The material of the distal arterial connector 24 is Teflon, tapered and rounded at the edges 58 as finely as possible. The end 60 of the exit port 56 of the connector 24 is preferably of microporous Teflon. The connector 24 effectively produces an end-to-end anastomosis using a longitudinal arteriotomy and maintaining continuity of the artery 12a. Continuity is essential to ensure physiological tension in the arterial wall.

The distal arterial connector 24 includes a connector heel 62 extending upstream from the exterior of the connector tubular body 52. Preferably it is made of solid Teflon and is used to anchor the connector 24 to the downstream end of the occluded artery 14. When that end of artery 14 is tied to the heel 62, that connection absorbs the stresses of anchoring the connector 24 and prevents the stresses from occurring at the connection of the exit port 56 to the artery 12a.

A circumferential skirt 64 is coupled to and surrounds the neck 66 of the entrance port 54 of the connector 24, where the entrance port 54 merges with the exit port 56 and the heel 62. The skirt 64, for example, made of coarsly woven Dacron, will promote "healing" (i.e. ingrowth) of the advential tissue surrounding the connector 24, eventually also assuming the role of anchoring the connector 24. As the advential tissue heals into the skirt 64, it also heals into the end of section 44 assuring a hemostatic seal at that point.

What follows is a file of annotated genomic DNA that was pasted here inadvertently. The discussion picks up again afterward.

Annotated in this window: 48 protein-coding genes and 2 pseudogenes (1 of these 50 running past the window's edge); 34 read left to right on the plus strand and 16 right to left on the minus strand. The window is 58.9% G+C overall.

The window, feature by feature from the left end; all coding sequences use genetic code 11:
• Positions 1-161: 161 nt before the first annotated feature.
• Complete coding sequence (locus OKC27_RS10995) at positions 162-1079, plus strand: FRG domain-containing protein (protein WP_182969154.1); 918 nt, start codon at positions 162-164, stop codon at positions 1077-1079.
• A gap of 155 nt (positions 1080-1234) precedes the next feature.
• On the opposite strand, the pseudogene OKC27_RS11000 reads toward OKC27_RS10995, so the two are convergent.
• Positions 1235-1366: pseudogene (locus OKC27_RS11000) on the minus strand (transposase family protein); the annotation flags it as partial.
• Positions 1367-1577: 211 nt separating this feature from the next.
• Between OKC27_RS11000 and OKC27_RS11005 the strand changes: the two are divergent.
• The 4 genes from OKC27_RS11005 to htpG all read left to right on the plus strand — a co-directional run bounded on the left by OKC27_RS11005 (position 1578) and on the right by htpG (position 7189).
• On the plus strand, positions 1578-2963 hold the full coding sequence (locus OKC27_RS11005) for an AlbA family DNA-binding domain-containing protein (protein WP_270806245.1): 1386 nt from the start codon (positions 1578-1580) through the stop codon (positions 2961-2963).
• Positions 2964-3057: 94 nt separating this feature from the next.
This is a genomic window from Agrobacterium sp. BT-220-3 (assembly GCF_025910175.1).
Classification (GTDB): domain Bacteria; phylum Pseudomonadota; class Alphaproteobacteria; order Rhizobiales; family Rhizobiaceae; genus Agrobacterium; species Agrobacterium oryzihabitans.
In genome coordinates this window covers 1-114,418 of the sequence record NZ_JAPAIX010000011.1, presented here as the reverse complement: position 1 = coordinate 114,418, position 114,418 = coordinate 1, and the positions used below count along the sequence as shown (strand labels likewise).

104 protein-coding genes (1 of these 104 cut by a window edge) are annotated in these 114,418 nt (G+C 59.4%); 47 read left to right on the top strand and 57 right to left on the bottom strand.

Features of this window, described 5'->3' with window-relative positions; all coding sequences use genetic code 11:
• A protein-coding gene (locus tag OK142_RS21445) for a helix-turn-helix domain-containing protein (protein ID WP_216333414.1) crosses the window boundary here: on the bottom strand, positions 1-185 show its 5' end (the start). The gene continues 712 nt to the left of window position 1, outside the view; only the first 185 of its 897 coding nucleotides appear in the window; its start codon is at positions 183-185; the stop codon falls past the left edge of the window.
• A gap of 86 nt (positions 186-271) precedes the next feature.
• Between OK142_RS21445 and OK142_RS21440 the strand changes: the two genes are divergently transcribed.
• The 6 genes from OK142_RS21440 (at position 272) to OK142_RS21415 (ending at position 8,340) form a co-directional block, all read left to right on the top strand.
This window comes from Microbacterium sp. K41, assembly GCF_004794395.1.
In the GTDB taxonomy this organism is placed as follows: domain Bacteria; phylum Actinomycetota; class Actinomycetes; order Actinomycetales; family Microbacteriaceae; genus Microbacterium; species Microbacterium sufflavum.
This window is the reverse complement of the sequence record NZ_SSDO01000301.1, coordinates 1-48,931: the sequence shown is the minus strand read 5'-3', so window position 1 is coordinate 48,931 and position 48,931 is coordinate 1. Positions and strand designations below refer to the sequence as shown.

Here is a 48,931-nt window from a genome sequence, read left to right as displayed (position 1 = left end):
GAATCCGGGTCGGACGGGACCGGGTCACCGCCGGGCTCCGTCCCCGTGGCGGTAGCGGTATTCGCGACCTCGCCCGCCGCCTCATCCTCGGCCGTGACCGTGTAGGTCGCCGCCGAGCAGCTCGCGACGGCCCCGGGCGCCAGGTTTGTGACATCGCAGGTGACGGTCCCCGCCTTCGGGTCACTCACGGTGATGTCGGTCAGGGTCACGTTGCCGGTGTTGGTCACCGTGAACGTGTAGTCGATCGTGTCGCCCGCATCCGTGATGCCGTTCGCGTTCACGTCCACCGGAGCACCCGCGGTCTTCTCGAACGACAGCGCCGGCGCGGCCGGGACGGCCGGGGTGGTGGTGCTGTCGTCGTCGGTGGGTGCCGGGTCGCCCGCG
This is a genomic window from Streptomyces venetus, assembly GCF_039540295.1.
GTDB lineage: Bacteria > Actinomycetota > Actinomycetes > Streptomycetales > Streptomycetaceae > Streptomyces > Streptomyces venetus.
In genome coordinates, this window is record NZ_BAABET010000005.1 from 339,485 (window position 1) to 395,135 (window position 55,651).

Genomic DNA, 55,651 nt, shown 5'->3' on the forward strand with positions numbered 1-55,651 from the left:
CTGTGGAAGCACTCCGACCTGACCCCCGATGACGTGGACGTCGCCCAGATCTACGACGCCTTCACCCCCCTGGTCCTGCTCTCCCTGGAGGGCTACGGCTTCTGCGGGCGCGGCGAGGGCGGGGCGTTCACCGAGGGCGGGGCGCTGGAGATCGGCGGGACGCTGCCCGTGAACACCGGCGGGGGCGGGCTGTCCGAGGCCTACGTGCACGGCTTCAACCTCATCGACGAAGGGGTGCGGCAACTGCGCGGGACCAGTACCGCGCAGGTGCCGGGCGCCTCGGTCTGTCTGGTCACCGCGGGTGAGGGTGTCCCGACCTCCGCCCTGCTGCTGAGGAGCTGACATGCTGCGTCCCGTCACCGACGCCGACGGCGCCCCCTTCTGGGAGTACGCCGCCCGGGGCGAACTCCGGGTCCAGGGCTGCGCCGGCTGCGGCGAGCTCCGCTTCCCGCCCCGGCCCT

The outer diameter of the exit port 56 of the connector 24, as stated above, is substantially equal to the inner diameter of the opening of the artery 12a at the point where the artery is severed for insertion of the connector 24. Preferably, the outside diameter of available exit port sizes would be in increments of 0.33 mm for diameters between 2 and 5 mm and in increments of 0.5 mm for diameters between 5 and 8 mm.

The method of determining the inside diameter of the artery 12a so that a proper size connector 24 may be chosen is illustrated in FIGS. 6-9. The method uses a series of calibrated tools 68, having handles 70 and U-shaped collars 72 having an inside surface 74 comprising a semi-circle 76 with parallel oppositely facing sides 78 extending therefrom. The oppositely facing sides 78 are spaced apart, in the series of tools 68, at distances or gaps increasing in increments corresponding to the connector sizes, i.e., between 2 and 5 mm, in increments of 0.33 mm.